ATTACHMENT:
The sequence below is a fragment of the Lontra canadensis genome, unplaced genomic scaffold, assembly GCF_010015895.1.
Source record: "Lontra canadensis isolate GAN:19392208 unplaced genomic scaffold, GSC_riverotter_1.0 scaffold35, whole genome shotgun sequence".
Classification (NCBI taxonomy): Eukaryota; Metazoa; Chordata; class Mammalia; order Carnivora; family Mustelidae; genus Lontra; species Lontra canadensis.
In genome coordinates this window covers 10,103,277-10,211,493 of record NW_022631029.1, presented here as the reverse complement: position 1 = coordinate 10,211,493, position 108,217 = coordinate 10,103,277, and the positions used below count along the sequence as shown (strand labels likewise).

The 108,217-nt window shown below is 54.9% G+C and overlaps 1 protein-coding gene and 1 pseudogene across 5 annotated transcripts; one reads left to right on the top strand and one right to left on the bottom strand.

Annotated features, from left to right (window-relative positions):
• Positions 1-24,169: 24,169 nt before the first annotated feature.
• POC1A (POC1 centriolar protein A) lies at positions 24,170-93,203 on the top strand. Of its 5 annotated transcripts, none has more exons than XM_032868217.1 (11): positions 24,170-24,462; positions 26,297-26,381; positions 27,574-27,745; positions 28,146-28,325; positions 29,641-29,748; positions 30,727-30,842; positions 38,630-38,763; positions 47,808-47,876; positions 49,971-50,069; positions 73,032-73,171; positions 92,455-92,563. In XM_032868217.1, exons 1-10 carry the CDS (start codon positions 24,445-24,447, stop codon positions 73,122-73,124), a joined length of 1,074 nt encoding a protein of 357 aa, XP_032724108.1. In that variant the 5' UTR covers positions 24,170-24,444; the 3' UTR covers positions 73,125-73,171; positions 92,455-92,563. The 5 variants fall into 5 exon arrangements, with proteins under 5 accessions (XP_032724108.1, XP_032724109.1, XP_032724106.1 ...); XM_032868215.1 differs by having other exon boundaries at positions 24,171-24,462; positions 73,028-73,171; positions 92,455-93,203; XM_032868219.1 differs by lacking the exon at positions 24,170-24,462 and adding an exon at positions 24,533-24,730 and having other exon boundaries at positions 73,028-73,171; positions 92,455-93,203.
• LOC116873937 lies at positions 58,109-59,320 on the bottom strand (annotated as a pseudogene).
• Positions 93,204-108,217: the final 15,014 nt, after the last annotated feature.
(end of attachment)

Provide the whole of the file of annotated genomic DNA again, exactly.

The sequence below is a fragment of the Lontra canadensis genome, unplaced genomic scaffold, assembly GCF_010015895.1.
Source record: "Lontra canadensis isolate GAN:19392208 unplaced genomic scaffold, GSC_riverotter_1.0 scaffold35, whole genome shotgun sequence".
Classification (NCBI taxonomy): Eukaryota; Metazoa; Chordata; class Mammalia; order Carnivora; family Mustelidae; genus Lontra; species Lontra canadensis.
In genome coordinates this window covers 10,103,277-10,211,493 of record NW_022631029.1, presented here as the reverse complement: position 1 = coordinate 10,211,493, position 108,217 = coordinate 10,103,277, and the positions used below count along the sequence as shown (strand labels likewise).

The 108,217-nt window shown below is 54.9% G+C and overlaps 1 protein-coding gene and 1 pseudogene across 5 annotated transcripts; one reads left to right on the top strand and one right to left on the bottom strand.

Annotated features, from left to right (window-relative positions):
• Positions 1-24,169: 24,169 nt before the first annotated feature.
• POC1A (POC1 centriolar protein A) lies at positions 24,170-93,203 on the top strand. Of its 5 annotated transcripts, none has more exons than XM_032868217.1 (11): positions 24,170-24,462; positions 26,297-26,381; positions 27,574-27,745; positions 28,146-28,325; positions 29,641-29,748; positions 30,727-30,842; positions 38,630-38,763; positions 47,808-47,876; positions 49,971-50,069; positions 73,032-73,171; positions 92,455-92,563. In XM_032868217.1, exons 1-10 carry the CDS (start codon positions 24,445-24,447, stop codon positions 73,122-73,124), a joined length of 1,074 nt encoding a protein of 357 aa, XP_032724108.1. In that variant the 5' UTR covers positions 24,170-24,444; the 3' UTR covers positions 73,125-73,171; positions 92,455-92,563. The 5 variants fall into 5 exon arrangements, with proteins under 5 accessions (XP_032724108.1, XP_032724109.1, XP_032724106.1 ...); XM_032868215.1 differs by having other exon boundaries at positions 24,171-24,462; positions 73,028-73,171; positions 92,455-93,203; XM_032868219.1 differs by lacking the exon at positions 24,170-24,462 and adding an exon at positions 24,533-24,730 and having other exon boundaries at positions 73,028-73,171; positions 92,455-93,203.
• LOC116873937 lies at positions 58,109-59,320 on the bottom strand (annotated as a pseudogene).
• Positions 93,204-108,217: the final 15,014 nt, after the last annotated feature.